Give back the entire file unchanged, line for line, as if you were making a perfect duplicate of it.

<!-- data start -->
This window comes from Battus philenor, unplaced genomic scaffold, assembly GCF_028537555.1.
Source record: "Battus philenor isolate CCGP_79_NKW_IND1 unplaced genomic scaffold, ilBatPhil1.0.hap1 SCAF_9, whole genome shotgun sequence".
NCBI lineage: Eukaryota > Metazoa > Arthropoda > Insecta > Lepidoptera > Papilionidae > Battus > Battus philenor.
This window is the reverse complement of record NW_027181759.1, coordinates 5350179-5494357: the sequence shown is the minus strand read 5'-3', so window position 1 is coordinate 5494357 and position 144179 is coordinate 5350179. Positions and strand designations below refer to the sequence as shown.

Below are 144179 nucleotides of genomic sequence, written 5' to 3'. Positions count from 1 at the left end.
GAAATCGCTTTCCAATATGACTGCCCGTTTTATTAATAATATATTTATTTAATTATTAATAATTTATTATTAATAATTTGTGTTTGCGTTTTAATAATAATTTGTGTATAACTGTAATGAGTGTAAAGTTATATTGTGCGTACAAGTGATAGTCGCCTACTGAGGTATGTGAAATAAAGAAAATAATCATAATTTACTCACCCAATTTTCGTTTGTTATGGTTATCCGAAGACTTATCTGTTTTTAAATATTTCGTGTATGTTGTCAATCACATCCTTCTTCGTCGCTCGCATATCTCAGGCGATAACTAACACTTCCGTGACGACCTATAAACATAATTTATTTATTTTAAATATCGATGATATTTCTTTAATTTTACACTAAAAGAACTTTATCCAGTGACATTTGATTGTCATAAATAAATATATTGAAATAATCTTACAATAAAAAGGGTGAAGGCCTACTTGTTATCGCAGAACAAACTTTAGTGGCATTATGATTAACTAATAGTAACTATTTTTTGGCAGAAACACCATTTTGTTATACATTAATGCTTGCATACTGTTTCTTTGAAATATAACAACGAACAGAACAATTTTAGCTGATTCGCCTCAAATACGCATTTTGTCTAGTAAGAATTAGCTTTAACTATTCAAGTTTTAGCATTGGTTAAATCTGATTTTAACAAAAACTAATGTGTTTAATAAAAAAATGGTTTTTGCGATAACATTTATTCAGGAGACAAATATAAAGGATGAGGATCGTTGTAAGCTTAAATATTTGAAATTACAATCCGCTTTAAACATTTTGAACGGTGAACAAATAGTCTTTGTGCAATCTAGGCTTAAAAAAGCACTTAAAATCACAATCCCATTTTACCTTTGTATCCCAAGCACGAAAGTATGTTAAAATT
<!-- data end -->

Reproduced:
This window comes from Battus philenor, unplaced genomic scaffold, assembly GCF_028537555.1.
Source record: "Battus philenor isolate CCGP_79_NKW_IND1 unplaced genomic scaffold, ilBatPhil1.0.hap1 SCAF_9, whole genome shotgun sequence".
NCBI lineage: Eukaryota > Metazoa > Arthropoda > Insecta > Lepidoptera > Papilionidae > Battus > Battus philenor.
This window is the reverse complement of record NW_027181759.1, coordinates 5350179-5494357: the sequence shown is the minus strand read 5'-3', so window position 1 is coordinate 5494357 and position 144179 is coordinate 5350179. Positions and strand designations below refer to the sequence as shown.

Below are 144179 nucleotides of genomic sequence, written 5' to 3'. Positions count from 1 at the left end.
GAAATCGCTTTCCAATATGACTGCCCGTTTTATTAATAATATATTTATTTAATTATTAATAATTTATTATTAATAATTTGTGTTTGCGTTTTAATAATAATTTGTGTATAACTGTAATGAGTGTAAAGTTATATTGTGCGTACAAGTGATAGTCGCCTACTGAGGTATGTGAAATAAAGAAAATAATCATAATTTACTCACCCAATTTTCGTTTGTTATGGTTATCCGAAGACTTATCTGTTTTTAAATATTTCGTGTATGTTGTCAATCACATCCTTCTTCGTCGCTCGCATATCTCAGGCGATAACTAACACTTCCGTGACGACCTATAAACATAATTTATTTATTTTAAATATCGATGATATTTCTTTAATTTTACACTAAAAGAACTTTATCCAGTGACATTTGATTGTCATAAATAAATATATTGAAATAATCTTACAATAAAAAGGGTGAAGGCCTACTTGTTATCGCAGAACAAACTTTAGTGGCATTATGATTAACTAATAGTAACTATTTTTTGGCAGAAACACCATTTTGTTATACATTAATGCTTGCATACTGTTTCTTTGAAATATAACAACGAACAGAACAATTTTAGCTGATTCGCCTCAAATACGCATTTTGTCTAGTAAGAATTAGCTTTAACTATTCAAGTTTTAGCATTGGTTAAATCTGATTTTAACAAAAACTAATGTGTTTAATAAAAAAATGGTTTTTGCGATAACATTTATTCAGGAGACAAATATAAAGGATGAGGATCGTTGTAAGCTTAAATATTTGAAATTACAATCCGCTTTAAACATTTTGAACGGTGAACAAATAGTCTTTGTGCAATCTAGGCTTAAAAAAGCACTTAAAATCACAATCCCATTTTACCTTTGTATCCCAAGCACGAAAGTATGTTAAAATT